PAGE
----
Blogger and tech journalist Jeff Jedras has a good analysis of the moral panic that swept through the Parliamentary Press Gallery last Friday (and previously touched on here).
The leading lights of Canadian journalism had had the news cycle snatched from their grasp not once but twice the day before, and not by the customary culprits in the PMO but by a pair of tweeters, one obscure (the PEI man who kicked off the wildly popular #tellviceverything meme) the other anonymous (@vikileaks30).
After floundering unhappily for 24 hours in the turbulent wake of these citizen journalists, the gallery regrouped Friday for an all-out assault on @VikiLeaks30’s “despicable” exposé of ministerial hypocrisy, supplemented by feckless efforts to unmask the fiend.
It should be noted that had @Vikileaks30 given their documents to a journalist who chose to publish a story based on them, then the media would be reminding us how important it is to protect the confidentiality of their sources. Even competing outlets wouldn’t try to unmask another journalist’s confidential source. That’s just not cricket, old boy.
What the media reaction to @Vikileaks30 really shows though is how angry, and perhaps frightened, they are about losing their traditional role as the gatekeepers of news, the people that get to decide what we, the unwashed masses, need to know and what we don’t need to know. Journalists are used to being in the know, to having the inside details, the scoop. It helps make up for the low pay, long hours and heavy drinking.
Jedras is onto something here. Obscure tweeters had exposed the media’s failure to make a story out of the well known (to them) disconnect between Vic Toews’s sanctimonious public pronouncements on family values and his own tawdry infidelities. That embarrassed and angered the gallery. When the Ottawa Citizen claimed to have linked the offending twitter account to a House of Commons IP address, it propelled the flock into a frenzy of denunciations and a hunt for the malfeasor.
Except that, as Jedras pointed out, most of these same news organizations had already made their own passing references to Toew’s messy divorce. He compiled a litany of these media mentions, in the Winnipeg Free Press, Canadian Press, the Vancouver Sun, and the National Post. They were, to be sure, only fleeting mentions, each consisting of a bare-bones sentence or two. No major media outlet had fully reported the story, though the details were all on the public record.
Compare that reticence to the same media outlets’ treatment of a scandal involving NDP-affiliated Toronto City Councillor Adam Giambrone, whose 2010 campaign for mayor came to an abrupt halt after the Toronto Star exposed his escapades on a City Hall sofa with a 19-year-old student blissfully unaware that his would-be worship had a long-term, live-in partner.
The Star’s respected National Affairs Correspondent, Linda Diebel, broke that story in lurid detail, whereupon the same journals that would later denounce @Vikileaks30 pounced on the scandal with a vengeance, publishing comprehensive followups until they succeeded in driving Councillor Giambrone from office. So entranced was the National Post with the story that it followed up a year-and-a-half later — after Giambrone had moved to another city — with a snide “where are they now” reprise of the incident.
That would be the same National Post that denounced @Vikileaks30’s recital of the unreported facts in the Toews case as a “further debasement of the Canadian political conversation..”
Do as I say, not as I do, at least when Harper cabinet ministers are involved.
H/T: Charlie Phillips
[UPDATES appended at end]
Contrarian reader SL shares our ink-stained correspondent‘s distaste for the Saint John Telegraph-Journal’s malodorous apology to Prime Minister Stephen Harper. She wonders why departing Harper Communications Director Kory Teneycke included the precise timing of his decision to resign so prominently in his resignation talking points. The second paragraph of the CBC story reads:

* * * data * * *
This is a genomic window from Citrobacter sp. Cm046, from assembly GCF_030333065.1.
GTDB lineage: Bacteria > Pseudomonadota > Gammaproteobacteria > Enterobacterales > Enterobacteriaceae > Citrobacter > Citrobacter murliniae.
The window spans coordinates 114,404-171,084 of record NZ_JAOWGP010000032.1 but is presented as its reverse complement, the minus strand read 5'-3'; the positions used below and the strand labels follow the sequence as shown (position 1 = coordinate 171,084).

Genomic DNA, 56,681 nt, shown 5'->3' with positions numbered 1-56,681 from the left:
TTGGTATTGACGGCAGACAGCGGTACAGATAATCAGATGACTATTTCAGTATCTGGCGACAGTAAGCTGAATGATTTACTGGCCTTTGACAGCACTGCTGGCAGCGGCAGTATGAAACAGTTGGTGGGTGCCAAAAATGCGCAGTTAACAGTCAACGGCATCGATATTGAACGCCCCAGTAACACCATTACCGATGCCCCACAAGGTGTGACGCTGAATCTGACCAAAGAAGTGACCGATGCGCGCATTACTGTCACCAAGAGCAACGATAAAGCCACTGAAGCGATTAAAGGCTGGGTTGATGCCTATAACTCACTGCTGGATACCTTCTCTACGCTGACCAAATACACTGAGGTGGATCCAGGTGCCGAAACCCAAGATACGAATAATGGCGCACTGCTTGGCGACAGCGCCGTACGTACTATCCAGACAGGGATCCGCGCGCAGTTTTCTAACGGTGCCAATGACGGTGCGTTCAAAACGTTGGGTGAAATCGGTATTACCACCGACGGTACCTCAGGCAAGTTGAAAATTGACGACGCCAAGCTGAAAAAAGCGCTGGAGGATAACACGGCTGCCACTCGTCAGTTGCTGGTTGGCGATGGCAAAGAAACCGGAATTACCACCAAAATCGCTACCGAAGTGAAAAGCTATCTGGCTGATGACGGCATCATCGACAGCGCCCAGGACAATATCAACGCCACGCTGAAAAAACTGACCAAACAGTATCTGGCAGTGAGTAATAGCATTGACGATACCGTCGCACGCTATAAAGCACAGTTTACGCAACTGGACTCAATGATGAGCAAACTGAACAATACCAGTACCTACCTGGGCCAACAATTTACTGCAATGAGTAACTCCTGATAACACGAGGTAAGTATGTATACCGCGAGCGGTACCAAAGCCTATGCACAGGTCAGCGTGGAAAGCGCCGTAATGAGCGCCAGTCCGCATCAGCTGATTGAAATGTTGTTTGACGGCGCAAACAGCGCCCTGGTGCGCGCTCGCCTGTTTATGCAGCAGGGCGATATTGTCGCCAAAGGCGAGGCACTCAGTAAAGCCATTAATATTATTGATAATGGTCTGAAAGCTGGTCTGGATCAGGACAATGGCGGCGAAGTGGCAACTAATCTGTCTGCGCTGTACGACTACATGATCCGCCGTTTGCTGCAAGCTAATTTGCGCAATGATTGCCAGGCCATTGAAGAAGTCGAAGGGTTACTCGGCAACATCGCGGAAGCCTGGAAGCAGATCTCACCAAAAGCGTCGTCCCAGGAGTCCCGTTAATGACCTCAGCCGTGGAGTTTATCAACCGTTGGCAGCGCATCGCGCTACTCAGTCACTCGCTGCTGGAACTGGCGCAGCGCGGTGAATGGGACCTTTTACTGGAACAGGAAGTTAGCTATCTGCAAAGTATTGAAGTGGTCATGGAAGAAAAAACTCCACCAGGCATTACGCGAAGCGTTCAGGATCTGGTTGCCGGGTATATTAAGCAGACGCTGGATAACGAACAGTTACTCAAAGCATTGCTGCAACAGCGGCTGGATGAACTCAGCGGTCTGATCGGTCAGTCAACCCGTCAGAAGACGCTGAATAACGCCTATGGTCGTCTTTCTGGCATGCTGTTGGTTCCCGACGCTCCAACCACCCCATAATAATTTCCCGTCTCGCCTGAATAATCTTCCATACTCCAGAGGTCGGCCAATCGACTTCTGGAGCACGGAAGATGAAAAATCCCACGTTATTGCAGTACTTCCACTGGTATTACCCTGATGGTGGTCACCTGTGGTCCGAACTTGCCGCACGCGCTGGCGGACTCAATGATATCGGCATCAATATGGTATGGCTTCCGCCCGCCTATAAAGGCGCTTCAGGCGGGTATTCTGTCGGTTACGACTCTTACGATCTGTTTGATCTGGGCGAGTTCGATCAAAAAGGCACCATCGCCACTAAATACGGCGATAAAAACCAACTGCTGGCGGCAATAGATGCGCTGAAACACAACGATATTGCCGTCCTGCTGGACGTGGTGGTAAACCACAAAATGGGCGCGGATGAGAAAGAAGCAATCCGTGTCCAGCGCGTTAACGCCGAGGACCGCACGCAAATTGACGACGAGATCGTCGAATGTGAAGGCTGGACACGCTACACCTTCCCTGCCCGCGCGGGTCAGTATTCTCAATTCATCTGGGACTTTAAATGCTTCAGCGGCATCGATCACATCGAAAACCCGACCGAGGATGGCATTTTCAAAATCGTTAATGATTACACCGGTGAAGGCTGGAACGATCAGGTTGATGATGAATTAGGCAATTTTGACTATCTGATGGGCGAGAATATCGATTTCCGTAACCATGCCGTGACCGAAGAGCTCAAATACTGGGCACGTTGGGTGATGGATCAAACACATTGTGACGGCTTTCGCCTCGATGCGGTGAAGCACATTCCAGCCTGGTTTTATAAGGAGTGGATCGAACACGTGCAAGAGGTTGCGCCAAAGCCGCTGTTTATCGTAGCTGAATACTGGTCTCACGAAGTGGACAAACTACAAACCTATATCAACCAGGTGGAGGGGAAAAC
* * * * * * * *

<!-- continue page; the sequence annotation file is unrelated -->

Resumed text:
Teneycke said he told Harper just after Canada Day and before the G8 meeting in Italy earlier this month that he was going to step down.
That would be, uh, just before the Prime Minister did or did not consume the sacramental Host at Romeo LeBlanc’s funeral. (The timing of Teneckye’s decision appeared in the sixth paragraph of the Toronto Star story.)
If the Irving-owned Telegraph-Journal’s groveling apology was brokered as part of a deal that included Irving-owned Halifax Shipyard’s efforts to woo federal shipbuilding contracts, maybe Teneycke, Harper’s third director of communications in 3-1/2 years, decided the backroom machinations could do permanent damage to his career. Or maybe not.
Another piece of speculation, promoted by CTV and the always impartial National Post, holds that the whole wafergate scandal was a Liberal set-up. As CTV’s Bob Fife put it (at 10:30 into the aforementioned video):
I’m told the Liberals passed the story on to young Jamie Irving, who is the publisher of the paper. He passed it on to the editor who put it into the paper without checking it out, and today the editor has been fired and Jamie’s father has suspended his son for 30 days, and I’m told the Prime Minister is pretty thrilled with that decision.
So T-J editor Shawna Richer is indeed out of a job, but somehow publisher Jamie Irving (that last name has a nice ring) escaped with a 30-day suspension—facts the paper neglected to include when making a clean breast of the matter. (An Irving spokesperson now acknowledges that the pair have been relieved of their duties, but still will not reveal their employment status.)
National Post columnist Seve Janke points the finger at former NB Liberal MP and current Ignatieff staffer Paul Zed based on, well, zero evidence (“I’m not saying Paul Zed had anything to do with this”), except that Zed “is related by marriage to the Irving family, having been married to Judith Irving, the granddaughter of K.C. Irving.”
The operative words there are “having been.” The couple is divorced, so perhaps Paul is no longer whispering sweet nothings into Judy’s ear, or Cousin Jamie’s for that matter. Nevertheless, Janke wants Ignatieff “to direct Paul Zed to uncover the identities of those did the deed and who had knowledge of it.”
Oh my, my, my. Does the Post actually pay for this crap?
For what it’s worth, Maclean’s Magazine’s Kady O’Malley reports that Doug Finlay, the Conservative Party’s National Director of Political Operations, is flogging the same line: